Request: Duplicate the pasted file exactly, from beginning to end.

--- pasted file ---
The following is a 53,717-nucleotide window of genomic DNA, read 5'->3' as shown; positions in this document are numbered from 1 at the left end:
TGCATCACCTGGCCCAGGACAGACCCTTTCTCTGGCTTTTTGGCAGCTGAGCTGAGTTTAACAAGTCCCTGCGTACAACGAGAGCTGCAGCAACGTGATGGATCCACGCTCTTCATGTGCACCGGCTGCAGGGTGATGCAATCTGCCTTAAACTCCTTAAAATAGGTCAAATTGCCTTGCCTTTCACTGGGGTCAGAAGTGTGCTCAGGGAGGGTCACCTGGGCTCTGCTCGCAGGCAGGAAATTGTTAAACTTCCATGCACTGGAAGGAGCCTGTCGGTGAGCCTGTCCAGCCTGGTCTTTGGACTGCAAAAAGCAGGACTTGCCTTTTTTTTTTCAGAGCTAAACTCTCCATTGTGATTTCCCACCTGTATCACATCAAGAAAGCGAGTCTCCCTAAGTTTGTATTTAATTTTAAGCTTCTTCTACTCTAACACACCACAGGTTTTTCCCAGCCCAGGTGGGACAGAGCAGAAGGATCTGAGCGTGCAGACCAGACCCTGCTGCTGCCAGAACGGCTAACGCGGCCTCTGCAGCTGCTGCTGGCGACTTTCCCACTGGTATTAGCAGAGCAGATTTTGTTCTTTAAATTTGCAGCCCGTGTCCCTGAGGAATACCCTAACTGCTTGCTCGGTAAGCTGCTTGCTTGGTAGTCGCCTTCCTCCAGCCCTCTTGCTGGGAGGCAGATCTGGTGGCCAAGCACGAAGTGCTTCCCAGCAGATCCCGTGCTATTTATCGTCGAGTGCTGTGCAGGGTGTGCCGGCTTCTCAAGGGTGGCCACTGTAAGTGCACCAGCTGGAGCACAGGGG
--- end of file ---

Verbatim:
The following is a 53,717-nucleotide window of genomic DNA, read 5'->3' as shown; positions in this document are numbered from 1 at the left end:
TGCATCACCTGGCCCAGGACAGACCCTTTCTCTGGCTTTTTGGCAGCTGAGCTGAGTTTAACAAGTCCCTGCGTACAACGAGAGCTGCAGCAACGTGATGGATCCACGCTCTTCATGTGCACCGGCTGCAGGGTGATGCAATCTGCCTTAAACTCCTTAAAATAGGTCAAATTGCCTTGCCTTTCACTGGGGTCAGAAGTGTGCTCAGGGAGGGTCACCTGGGCTCTGCTCGCAGGCAGGAAATTGTTAAACTTCCATGCACTGGAAGGAGCCTGTCGGTGAGCCTGTCCAGCCTGGTCTTTGGACTGCAAAAAGCAGGACTTGCCTTTTTTTTTTCAGAGCTAAACTCTCCATTGTGATTTCCCACCTGTATCACATCAAGAAAGCGAGTCTCCCTAAGTTTGTATTTAATTTTAAGCTTCTTCTACTCTAACACACCACAGGTTTTTCCCAGCCCAGGTGGGACAGAGCAGAAGGATCTGAGCGTGCAGACCAGACCCTGCTGCTGCCAGAACGGCTAACGCGGCCTCTGCAGCTGCTGCTGGCGACTTTCCCACTGGTATTAGCAGAGCAGATTTTGTTCTTTAAATTTGCAGCCCGTGTCCCTGAGGAATACCCTAACTGCTTGCTCGGTAAGCTGCTTGCTTGGTAGTCGCCTTCCTCCAGCCCTCTTGCTGGGAGGCAGATCTGGTGGCCAAGCACGAAGTGCTTCCCAGCAGATCCCGTGCTATTTATCGTCGAGTGCTGTGCAGGGTGTGCCGGCTTCTCAAGGGTGGCCACTGTAAGTGCACCAGCTGGAGCACAGGGG